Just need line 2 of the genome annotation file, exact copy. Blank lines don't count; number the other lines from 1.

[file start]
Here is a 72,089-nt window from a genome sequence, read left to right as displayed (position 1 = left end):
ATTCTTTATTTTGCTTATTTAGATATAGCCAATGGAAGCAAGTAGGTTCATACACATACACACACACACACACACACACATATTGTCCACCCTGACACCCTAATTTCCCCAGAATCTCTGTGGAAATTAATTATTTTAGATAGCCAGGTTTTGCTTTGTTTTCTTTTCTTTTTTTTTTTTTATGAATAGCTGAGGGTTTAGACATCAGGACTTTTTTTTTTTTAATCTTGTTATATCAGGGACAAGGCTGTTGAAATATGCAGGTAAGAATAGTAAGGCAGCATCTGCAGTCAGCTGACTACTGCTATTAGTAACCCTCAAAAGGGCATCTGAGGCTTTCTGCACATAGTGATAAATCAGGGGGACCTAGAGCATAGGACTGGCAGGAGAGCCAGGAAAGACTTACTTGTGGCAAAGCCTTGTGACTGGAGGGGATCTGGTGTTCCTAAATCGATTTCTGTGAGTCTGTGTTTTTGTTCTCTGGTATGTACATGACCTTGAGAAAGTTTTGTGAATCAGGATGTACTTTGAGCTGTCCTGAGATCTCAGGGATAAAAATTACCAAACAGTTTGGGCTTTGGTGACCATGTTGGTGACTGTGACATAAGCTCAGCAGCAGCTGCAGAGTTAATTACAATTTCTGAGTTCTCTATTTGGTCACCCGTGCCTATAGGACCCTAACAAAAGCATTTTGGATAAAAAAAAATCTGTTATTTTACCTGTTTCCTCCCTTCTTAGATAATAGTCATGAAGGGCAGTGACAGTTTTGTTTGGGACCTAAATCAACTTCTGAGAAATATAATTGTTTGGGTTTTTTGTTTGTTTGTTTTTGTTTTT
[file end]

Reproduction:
ATTCTTTATTTTGCTTATTTAGATATAGCCAATGGAAGCAAGTAGGTTCATACACATACACACACACACACACACACACATATTGTCCACCCTGACACCCTAATTTCCCCAGAATCTCTGTGGAAATTAATTATTTTAGATAGCCAGGTTTTGCTTTGTTTTCTTTTCTTTTTTTTTTTTTATGAATAGCTGAGGGTTTAGACATCAGGACTTTTTTTTTTTTAATCTTGTTATATCAGGGACAAGGCTGTTGAAATATGCAGGTAAGAATAGTAAGGCAGCATCTGCAGTCAGCTGACTACTGCTATTAGTAACCCTCAAAAGGGCATCTGAGGCTTTCTGCACATAGTGATAAATCAGGGGGACCTAGAGCATAGGACTGGCAGGAGAGCCAGGAAAGACTTACTTGTGGCAAAGCCTTGTGACTGGAGGGGATCTGGTGTTCCTAAATCGATTTCTGTGAGTCTGTGTTTTTGTTCTCTGGTATGTACATGACCTTGAGAAAGTTTTGTGAATCAGGATGTACTTTGAGCTGTCCTGAGATCTCAGGGATAAAAATTACCAAACAGTTTGGGCTTTGGTGACCATGTTGGTGACTGTGACATAAGCTCAGCAGCAGCTGCAGAGTTAATTACAATTTCTGAGTTCTCTATTTGGTCACCCGTGCCTATAGGACCCTAACAAAAGCATTTTGGATAAAAAAAAATCTGTTATTTTACCTGTTTCCTCCCTTCTTAGATAATAGTCATGAAGGGCAGTGACAGTTTTGTTTGGGACCTAAATCAACTTCTGAGAAATATAATTGTTTGGGTTTTTTGTTTGTTTGTTTTTGTTTTT